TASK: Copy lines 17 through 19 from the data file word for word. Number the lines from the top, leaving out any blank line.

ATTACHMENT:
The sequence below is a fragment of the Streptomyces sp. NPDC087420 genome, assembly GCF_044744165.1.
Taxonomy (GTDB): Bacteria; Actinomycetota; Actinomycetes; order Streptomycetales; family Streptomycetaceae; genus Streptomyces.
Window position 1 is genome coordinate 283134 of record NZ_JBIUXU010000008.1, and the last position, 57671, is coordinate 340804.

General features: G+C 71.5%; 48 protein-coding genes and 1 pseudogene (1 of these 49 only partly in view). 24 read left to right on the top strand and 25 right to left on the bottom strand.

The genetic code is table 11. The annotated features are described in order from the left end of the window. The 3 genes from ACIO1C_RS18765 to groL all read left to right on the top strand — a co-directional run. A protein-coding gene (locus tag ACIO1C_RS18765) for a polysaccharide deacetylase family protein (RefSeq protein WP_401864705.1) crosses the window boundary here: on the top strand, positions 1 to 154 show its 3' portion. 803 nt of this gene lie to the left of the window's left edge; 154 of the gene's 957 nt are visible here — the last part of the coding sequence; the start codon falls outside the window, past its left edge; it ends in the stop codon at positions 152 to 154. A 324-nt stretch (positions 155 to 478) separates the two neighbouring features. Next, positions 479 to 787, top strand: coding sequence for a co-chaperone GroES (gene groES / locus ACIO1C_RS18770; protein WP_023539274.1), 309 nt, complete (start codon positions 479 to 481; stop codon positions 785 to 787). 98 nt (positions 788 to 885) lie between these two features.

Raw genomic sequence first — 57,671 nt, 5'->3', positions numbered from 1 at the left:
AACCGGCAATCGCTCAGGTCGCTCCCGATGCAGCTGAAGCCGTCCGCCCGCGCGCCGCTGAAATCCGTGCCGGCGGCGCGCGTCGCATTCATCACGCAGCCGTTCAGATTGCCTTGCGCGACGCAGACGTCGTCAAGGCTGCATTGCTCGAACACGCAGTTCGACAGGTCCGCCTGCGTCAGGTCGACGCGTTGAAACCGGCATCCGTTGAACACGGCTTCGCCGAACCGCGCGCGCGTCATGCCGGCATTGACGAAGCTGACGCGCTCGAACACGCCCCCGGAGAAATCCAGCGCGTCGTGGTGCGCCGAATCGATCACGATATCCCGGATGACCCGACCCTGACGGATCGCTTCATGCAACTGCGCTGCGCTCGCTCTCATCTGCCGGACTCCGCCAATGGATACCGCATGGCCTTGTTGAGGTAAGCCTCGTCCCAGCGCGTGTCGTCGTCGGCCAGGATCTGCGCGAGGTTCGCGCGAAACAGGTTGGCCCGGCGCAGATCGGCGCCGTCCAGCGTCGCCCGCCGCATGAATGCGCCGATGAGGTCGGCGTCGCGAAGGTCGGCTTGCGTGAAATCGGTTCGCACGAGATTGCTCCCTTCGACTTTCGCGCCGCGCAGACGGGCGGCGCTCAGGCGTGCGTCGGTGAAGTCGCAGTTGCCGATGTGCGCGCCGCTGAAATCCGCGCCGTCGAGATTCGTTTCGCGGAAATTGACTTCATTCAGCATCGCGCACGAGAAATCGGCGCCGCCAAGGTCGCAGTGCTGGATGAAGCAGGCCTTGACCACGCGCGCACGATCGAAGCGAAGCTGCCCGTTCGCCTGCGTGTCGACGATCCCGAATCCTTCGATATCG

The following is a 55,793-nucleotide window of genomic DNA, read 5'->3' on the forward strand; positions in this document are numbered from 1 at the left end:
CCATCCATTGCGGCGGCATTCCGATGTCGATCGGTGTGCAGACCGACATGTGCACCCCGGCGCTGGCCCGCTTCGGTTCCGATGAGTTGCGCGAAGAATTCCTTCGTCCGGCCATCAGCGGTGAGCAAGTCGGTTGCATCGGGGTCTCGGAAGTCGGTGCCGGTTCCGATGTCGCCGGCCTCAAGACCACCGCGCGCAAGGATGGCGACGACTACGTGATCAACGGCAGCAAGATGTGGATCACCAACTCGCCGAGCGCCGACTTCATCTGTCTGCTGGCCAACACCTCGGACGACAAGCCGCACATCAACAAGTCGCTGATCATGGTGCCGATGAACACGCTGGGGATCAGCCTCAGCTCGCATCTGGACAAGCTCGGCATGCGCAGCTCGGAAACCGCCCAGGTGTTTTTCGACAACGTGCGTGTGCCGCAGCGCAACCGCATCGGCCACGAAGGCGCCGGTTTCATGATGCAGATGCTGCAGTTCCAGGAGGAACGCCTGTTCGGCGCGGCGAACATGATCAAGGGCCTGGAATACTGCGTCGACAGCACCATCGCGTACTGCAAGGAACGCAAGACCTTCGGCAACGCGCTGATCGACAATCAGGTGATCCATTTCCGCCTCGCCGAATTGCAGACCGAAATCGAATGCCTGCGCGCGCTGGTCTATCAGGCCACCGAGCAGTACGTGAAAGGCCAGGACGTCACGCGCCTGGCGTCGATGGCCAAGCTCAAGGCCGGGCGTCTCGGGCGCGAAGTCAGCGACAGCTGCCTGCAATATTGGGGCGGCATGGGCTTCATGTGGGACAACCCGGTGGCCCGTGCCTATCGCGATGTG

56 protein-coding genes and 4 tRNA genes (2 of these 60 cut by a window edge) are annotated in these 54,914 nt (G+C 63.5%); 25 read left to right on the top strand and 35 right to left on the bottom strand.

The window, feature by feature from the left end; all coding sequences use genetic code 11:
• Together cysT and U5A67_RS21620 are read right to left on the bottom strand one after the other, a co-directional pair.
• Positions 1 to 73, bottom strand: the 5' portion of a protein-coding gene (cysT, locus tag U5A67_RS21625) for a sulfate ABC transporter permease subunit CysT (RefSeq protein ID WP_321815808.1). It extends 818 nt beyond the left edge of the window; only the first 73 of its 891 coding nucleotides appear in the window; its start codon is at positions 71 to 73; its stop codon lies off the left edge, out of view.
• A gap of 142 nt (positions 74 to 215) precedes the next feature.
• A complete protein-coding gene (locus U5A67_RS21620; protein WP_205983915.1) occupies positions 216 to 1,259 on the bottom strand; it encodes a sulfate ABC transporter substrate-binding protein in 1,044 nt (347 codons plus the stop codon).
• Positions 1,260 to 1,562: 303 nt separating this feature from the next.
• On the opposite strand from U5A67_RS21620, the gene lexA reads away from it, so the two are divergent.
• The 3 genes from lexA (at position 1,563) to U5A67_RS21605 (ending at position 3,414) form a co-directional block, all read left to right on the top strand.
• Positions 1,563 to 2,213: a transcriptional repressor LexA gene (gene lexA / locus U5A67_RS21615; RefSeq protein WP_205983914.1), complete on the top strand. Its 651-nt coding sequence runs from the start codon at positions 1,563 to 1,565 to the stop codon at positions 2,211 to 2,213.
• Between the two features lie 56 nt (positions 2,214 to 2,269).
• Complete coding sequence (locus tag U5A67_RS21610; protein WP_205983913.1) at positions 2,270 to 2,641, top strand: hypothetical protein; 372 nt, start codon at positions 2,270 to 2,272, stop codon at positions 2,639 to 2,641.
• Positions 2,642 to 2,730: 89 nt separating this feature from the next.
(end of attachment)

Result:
• On the opposite strand from U5A67_RS21620, the gene lexA reads away from it, so the two are divergent.
• The 3 genes from lexA (at position 1,563) to U5A67_RS21605 (ending at position 3,414) form a co-directional block, all read left to right on the top strand.
• Positions 1,563 to 2,213: a transcriptional repressor LexA gene (gene lexA / locus U5A67_RS21615; RefSeq protein WP_205983914.1), complete on the top strand. Its 651-nt coding sequence runs from the start codon at positions 1,563 to 1,565 to the stop codon at positions 2,211 to 2,213.